When to open egg boxes? 18 weeks old and no eggs YET.

Discussion in 'Chicken Behaviors and Egglaying' started by sebloc, Aug 30, 2016.

  1. sebloc

    sebloc Chillin' With My Peeps

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    Hello.

    Not sure if this is the right place to put this or not, but anyways. Our chickens are 18 weeks old, and they haven't started laying. When should we open the egg boxes?

    If we open them now will they go in their and make a mess of it and not know their purpose in it?
    Do we wait until the first egg or do we open them now? Thanks.
     
  2. TheKindaFarmGal

    TheKindaFarmGal Chicken Obsessed

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    Just open them now, so they can get familiar with them. 18 weeks is a little young for them to start laying (though some start early), but it is good to let them prepare.
     
  3. sebloc

    sebloc Chillin' With My Peeps

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    Thanks
     
  4. FlyWheel

    FlyWheel Chillin' With My Peeps Premium Member

    In my experience chickens prefer to rest or sleep on some sort of roost, the higher the better. The only time I see them in the bedding on the floor of a coop or in the nesting box is when they are laying (unless there is no place to roost). If you have a roost just be sure it is higher then their nesting boxes, and preferably do not have your boxes beneath it as they will poop all over them. Having a slanted or slippery top so the cannot roost on the boxes helps too.

    When your birds lay depends on their breed and the chicken itself. I have had chickens for years and until recently I have never had a spring chick lay in their first year. This April I picked up some day-old Easter Eggers and I got my first egg just two days ago! 18 weeks is pretty much the beginning of that window judging from what I've read here. How red are their combs? Do they tend to squat when you go to pet them? These are usually signs they are getting ready.

    ADDENDUM: Also, if you should happen to come across one of your birds sitting as if to lay, then gently picking her up and placing her in a box can help speed the process.
     
    Last edited: Aug 30, 2016
  5. aart

    aart Chicken Juggler! Premium Member

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    Yes, it's good to let them inspect the nests ....and break the habit of them sleeping in the nests if they start doing that.
     
  6. BruceAZ

    BruceAZ Chillin' With My Peeps

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    for me-- the 1st egg was right on the ground of the run

    the 2nd egg was in the coop's floor (on pine shavings)

    i put in the nesting boxes after that.. and they started laying in the nesting boxes since..

    they like privacy.. so open/put in the nest boxes after the 1st egg or two

    put in 1 fake egg or golf ball in each nesting box can also help..

    i have a problem with hens fighting for the same nesting box (2 nesting boxes for 5 hens)..

    when they are fighting for a nesting box they will make those really loud noises..which i do not want to reach the neighbors...

    if you have a broody hen.. just put her in a pan of water (so she will stand in the water for 30 second or so).. it will work.. repeat as needed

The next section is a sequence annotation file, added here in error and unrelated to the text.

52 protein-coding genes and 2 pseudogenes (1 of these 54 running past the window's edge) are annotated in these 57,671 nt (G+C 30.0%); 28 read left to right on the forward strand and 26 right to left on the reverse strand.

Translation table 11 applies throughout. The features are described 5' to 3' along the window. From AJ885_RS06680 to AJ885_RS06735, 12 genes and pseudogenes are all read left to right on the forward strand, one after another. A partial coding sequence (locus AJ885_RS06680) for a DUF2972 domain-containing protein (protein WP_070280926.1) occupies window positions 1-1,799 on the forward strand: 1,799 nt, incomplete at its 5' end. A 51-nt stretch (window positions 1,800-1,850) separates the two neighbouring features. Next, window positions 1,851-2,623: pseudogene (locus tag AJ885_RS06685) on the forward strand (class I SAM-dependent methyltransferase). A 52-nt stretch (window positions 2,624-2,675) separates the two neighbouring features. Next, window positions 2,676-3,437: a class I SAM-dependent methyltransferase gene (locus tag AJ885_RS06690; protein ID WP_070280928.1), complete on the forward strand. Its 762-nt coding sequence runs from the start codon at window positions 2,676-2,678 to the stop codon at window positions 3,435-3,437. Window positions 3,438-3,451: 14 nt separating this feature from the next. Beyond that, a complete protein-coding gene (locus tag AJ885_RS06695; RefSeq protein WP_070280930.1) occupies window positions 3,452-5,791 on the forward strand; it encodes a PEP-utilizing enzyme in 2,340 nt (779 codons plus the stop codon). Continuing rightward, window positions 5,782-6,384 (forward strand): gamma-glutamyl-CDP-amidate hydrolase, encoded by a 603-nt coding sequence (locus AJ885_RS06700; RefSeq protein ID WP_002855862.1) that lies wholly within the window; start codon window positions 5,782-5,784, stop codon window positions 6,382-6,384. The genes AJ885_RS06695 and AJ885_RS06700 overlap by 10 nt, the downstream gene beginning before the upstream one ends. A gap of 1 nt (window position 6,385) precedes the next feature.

7. sebloc

    sebloc Chillin' With My Peeps

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    Combs/Waddles getting a bit redder, noticing more red around their eyes and "facial" areas. And to be honest, our chickens are so afraid of me, when I extend me hand to pet one, they automatically back away. No chance of picking them up. Thanks.
    Figured.

    We have 3 per 5 chickens because we thought we were gonna have 6. Thanks.
     
  8. lazy gardener

    lazy gardener True BYC Addict

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    Good idea to let them have their nest boxes before that first egg. When they start giving signs that laying will be soon, open up the boxes, make them nice and cozy with a thick layer of bedding, and even toss in some fake eggs or golf balls. Pullets love to play "house" in the nest boxes before that first egg makes an appearance. IMO this is an important developmental milestone for them.
     
  9. sebloc

    sebloc Chillin' With My Peeps

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    My only real problem is, some are showing small signs and the others aren't. I figured opening them a little early would let them get use to it and when the big day does come, they'll know what they're for. The roost is higher than the egg boxes. And one question; what does the rooster do? Does he try to shove himself inside the egg box if it gets really cold out? Or is he the loner sitting on the roost watching over the rest? I know they're not always in the egg boxes but if it gets cold I would assume they'd want to be. Thanks.
     
  10. aart

    aart Chicken Juggler! Premium Member

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    Cockerel might sit near pullets when they first lay......or he might not.

    Chicken won't go into nests because they are cold....unless there is a really strong(strong enough to literally ruffle their feathers) draft blowing right in the roost area.
    But they might roost(sleep) in there just because they can....many folks cover up the nests access an hour or so before roost time to deter that habit.
     

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